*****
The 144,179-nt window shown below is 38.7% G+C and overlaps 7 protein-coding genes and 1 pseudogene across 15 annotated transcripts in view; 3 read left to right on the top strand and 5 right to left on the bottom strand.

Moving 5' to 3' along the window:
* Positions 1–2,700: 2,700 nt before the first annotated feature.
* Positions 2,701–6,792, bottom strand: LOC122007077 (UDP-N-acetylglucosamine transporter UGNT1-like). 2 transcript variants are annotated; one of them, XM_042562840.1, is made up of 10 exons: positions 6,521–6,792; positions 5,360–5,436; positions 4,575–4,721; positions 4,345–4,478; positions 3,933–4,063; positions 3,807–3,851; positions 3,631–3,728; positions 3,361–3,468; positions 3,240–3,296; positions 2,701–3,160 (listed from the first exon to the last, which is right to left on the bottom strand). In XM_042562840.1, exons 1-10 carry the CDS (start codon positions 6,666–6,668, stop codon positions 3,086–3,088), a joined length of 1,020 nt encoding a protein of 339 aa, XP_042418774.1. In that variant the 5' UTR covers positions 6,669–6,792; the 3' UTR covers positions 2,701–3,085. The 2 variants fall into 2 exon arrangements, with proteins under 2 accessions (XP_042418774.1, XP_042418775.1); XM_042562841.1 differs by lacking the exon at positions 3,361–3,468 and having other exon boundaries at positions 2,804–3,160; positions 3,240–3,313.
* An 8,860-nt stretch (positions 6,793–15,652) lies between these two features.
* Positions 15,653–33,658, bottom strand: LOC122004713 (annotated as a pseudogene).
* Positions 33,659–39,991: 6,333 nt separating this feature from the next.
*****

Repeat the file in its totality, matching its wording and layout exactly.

The 144,179-nt window shown below is 38.7% G+C and overlaps 7 protein-coding genes and 1 pseudogene across 15 annotated transcripts in view; 3 read left to right on the top strand and 5 right to left on the bottom strand.

Moving 5' to 3' along the window:
* Positions 1–2,700: 2,700 nt before the first annotated feature.
* Positions 2,701–6,792, bottom strand: LOC122007077 (UDP-N-acetylglucosamine transporter UGNT1-like). 2 transcript variants are annotated; one of them, XM_042562840.1, is made up of 10 exons: positions 6,521–6,792; positions 5,360–5,436; positions 4,575–4,721; positions 4,345–4,478; positions 3,933–4,063; positions 3,807–3,851; positions 3,631–3,728; positions 3,361–3,468; positions 3,240–3,296; positions 2,701–3,160 (listed from the first exon to the last, which is right to left on the bottom strand). In XM_042562840.1, exons 1-10 carry the CDS (start codon positions 6,666–6,668, stop codon positions 3,086–3,088), a joined length of 1,020 nt encoding a protein of 339 aa, XP_042418774.1. In that variant the 5' UTR covers positions 6,669–6,792; the 3' UTR covers positions 2,701–3,085. The 2 variants fall into 2 exon arrangements, with proteins under 2 accessions (XP_042418774.1, XP_042418775.1); XM_042562841.1 differs by lacking the exon at positions 3,361–3,468 and having other exon boundaries at positions 2,804–3,160; positions 3,240–3,313.
* An 8,860-nt stretch (positions 6,793–15,652) lies between these two features.
* Positions 15,653–33,658, bottom strand: LOC122004713 (annotated as a pseudogene).
* Positions 33,659–39,991: 6,333 nt separating this feature from the next.